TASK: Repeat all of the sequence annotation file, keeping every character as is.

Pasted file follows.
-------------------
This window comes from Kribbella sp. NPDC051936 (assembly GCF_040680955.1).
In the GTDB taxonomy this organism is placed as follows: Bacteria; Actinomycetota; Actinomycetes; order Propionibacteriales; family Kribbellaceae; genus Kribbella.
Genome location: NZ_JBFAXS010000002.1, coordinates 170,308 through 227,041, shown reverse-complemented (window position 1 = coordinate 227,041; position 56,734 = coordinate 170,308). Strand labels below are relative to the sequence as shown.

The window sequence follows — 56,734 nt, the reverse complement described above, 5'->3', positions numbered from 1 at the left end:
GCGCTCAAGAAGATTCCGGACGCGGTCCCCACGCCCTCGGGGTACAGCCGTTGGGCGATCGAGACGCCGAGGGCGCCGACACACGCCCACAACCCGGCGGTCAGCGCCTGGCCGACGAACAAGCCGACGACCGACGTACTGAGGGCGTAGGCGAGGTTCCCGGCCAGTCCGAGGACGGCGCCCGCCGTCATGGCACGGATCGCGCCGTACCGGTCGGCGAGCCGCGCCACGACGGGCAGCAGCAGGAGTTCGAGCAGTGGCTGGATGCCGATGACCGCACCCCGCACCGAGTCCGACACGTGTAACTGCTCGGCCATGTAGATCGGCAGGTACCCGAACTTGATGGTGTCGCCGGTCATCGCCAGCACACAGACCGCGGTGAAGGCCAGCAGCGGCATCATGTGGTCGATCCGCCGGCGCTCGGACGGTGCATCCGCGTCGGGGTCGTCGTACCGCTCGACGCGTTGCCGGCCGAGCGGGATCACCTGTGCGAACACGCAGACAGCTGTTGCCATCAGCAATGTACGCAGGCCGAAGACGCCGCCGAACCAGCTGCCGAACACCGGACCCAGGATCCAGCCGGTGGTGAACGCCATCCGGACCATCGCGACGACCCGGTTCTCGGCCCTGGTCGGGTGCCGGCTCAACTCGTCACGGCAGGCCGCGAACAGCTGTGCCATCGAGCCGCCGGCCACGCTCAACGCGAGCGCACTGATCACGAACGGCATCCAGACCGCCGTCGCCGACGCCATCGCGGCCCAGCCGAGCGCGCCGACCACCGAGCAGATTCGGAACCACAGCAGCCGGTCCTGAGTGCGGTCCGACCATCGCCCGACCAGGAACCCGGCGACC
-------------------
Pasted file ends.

This window comes from Kribbella sp. NPDC051936 (assembly GCF_040680955.1).
In the GTDB taxonomy this organism is placed as follows: Bacteria; Actinomycetota; Actinomycetes; order Propionibacteriales; family Kribbellaceae; genus Kribbella.
Genome location: NZ_JBFAXS010000002.1, coordinates 170,308 through 227,041, shown reverse-complemented (window position 1 = coordinate 227,041; position 56,734 = coordinate 170,308). Strand labels below are relative to the sequence as shown.

The window sequence follows — 56,734 nt, the reverse complement described above, 5'->3', positions numbered from 1 at the left end:
GCGCTCAAGAAGATTCCGGACGCGGTCCCCACGCCCTCGGGGTACAGCCGTTGGGCGATCGAGACGCCGAGGGCGCCGACACACGCCCACAACCCGGCGGTCAGCGCCTGGCCGACGAACAAGCCGACGACCGACGTACTGAGGGCGTAGGCGAGGTTCCCGGCCAGTCCGAGGACGGCGCCCGCCGTCATGGCACGGATCGCGCCGTACCGGTCGGCGAGCCGCGCCACGACGGGCAGCAGCAGGAGTTCGAGCAGTGGCTGGATGCCGATGACCGCACCCCGCACCGAGTCCGACACGTGTAACTGCTCGGCCATGTAGATCGGCAGGTACCCGAACTTGATGGTGTCGCCGGTCATCGCCAGCACACAGACCGCGGTGAAGGCCAGCAGCGGCATCATGTGGTCGATCCGCCGGCGCTCGGACGGTGCATCCGCGTCGGGGTCGTCGTACCGCTCGACGCGTTGCCGGCCGAGCGGGATCACCTGTGCGAACACGCAGACAGCTGTTGCCATCAGCAATGTACGCAGGCCGAAGACGCCGCCGAACCAGCTGCCGAACACCGGACCCAGGATCCAGCCGGTGGTGAACGCCATCCGGACCATCGCGACGACCCGGTTCTCGGCCCTGGTCGGGTGCCGGCTCAACTCGTCACGGCAGGCCGCGAACAGCTGTGCCATCGAGCCGCCGGCCACGCTCAACGCGAGCGCACTGATCACGAACGGCATCCAGACCGCCGTCGCCGACGCCATCGCGGCCCAGCCGAGCGCGCCGACCACCGAGCAGATTCGGAACCACAGCAGCCGGTCCTGAGTGCGGTCCGACCATCGCCCGACCAGGAACCCGGCGACC